It took me a little while to get my head around what Blacktail actually is. Going in relatively blind, I was expecting a survival game, hunting with the signature bow and arrow, foraging for resources. While those things do feature, Blacktail is more like a slow-paced FPS, throwing you head-first into it’s weird and wonderful world of wizards and witchery.
Right away, the art style attracted me. It’s like a first-person Kena: Bridge of Spirits, all bright colours and beautiful scenery that can descend without warning into an almost unsettling fairytale darkness. The preview build doesn’t give much away in terms of story, though it’s based primarily on Slavic folklore. You play as Yaga, a young witch seeking her missing sister, Zora. It’s a fantasy world of talking mushrooms and living objects, occasionally putting me strongly in mind of Lewis Carroll’s Wonderland.
In fact, the Wonderland allusions seem deliberate. There are heart and rabbit motifs everywhere, and the voice that urges you on has a hint of Red Queen about it. This guide is as cruel as it is helpful, speaking in anachronistic slang that I presume is a deliberate choice to suggest timelessness and omniscience. It guides you on through the adventure, reminding you often of an unknown horror called BABA, sewing doubt in your mind that you’ll ever find Zora.
The gameplay is all first-person, and sees you gathering materials to craft a supply of arrows, antidotes and healing potions. Periodically you’ll find campfires where you can cook meat to heal yourself, and you’ll often find them frequented by a black cat. These felines act as fast travel points that return you to the Hut, a dark place humming with black magic that contains the Cauldron, the ancient artefact by which you improve Yaga’s skills and abilities.
Blacktail has an interesting upgrade system that requires you to gather all manner of ingredients to drop into the cauldron. Instead of levelling skills, you mix witchy concoctions that grant you new abilities. The skill tree is fairly expansive, offering multiple paths to improve bow skills, survivability, and magic. A force-push type spell allows you to deflect damage and break barriers, which can also be upgraded with different utilities.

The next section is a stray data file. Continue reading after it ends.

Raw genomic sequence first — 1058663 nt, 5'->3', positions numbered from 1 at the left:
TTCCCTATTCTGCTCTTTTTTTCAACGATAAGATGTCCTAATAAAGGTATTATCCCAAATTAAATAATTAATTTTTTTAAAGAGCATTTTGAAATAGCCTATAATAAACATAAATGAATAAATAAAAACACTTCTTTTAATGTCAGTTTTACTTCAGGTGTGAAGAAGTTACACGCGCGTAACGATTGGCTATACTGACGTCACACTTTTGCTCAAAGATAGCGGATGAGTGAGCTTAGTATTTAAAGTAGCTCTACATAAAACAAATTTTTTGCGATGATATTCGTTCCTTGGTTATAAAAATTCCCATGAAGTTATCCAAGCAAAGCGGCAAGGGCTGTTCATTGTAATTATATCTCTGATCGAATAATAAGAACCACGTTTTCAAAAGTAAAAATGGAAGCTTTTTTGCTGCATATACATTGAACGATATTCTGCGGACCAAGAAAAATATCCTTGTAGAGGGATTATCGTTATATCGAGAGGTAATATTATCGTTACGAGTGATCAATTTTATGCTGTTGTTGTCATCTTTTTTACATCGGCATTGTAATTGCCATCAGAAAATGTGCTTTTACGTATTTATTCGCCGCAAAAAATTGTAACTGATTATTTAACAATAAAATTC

I only saw one other weapon during the preview build, when I unlocked the witch’s broom. While you’d expect this to be some form of vehicle, it actually works as a lure that pulls monsters to it and then releases a devastating shockwave. It’s interesting, reinforcing the idea that Yaga is more survivalist than outright warrior.
Add to this the morality system and there’s huge potential for emergent gameplay in Blacktail’s open world. For instance, you need feathers to craft arrows. Sometimes you can find them on the ground, which is fine; other times you might be forced to shoot a bird dead and take them. That’s a simple example, granted, but it demonstrates the kind of moral choices you’re faced with constantly.
The small section of story I played through hinted at further moral quandaries. I met a huge pair of talking mushrooms, who advised me to seek help from two others of their kind, Knight and Rebel. When I eventually found Knight, he urged me to find and kill Rebel, which I did in due course. However, I have a strong feeling that this could go the other way.
When I finally tracked Rebel to his cave, I was immediately thrown into a boss fight, which was the first time I saw the cracks in Blacktail’s facade and was reminded that this was just a preview build. Combat up to then had been slow, methodical; taking out burrowing trolls and floating Will o’ Wisps. Now faced with a mobile opponent employing multiple attacks, I struggled. Yaga’s dodge is nowhere near quick enough, and aiming and charging arrows requires accuracy not easily afforded in a life-or-death battle. She also can’t take many hits, meaning I died a few times when Rebel cast an area-of-effect attack that rendered me unable to move, and killed me in one shot.
In the end I dropped the difficulty to story and killed Rebel in four hits. There’s definitely some balancing needed here, which will no doubt come before the full release.
As it stands, Blacktail is an interesting adventure. The world is gorgeous, the writing and voice acting very decent, and what I’ve seen hints at some very intriguing world building. The morality and skill system promise diversity and variance, which is important in an open world game with this level of ambition. From what I’ve seen, developer The Parasight could have an unexpected hit on their hands.
Blacktail is coming to PC on December 15th, 2022.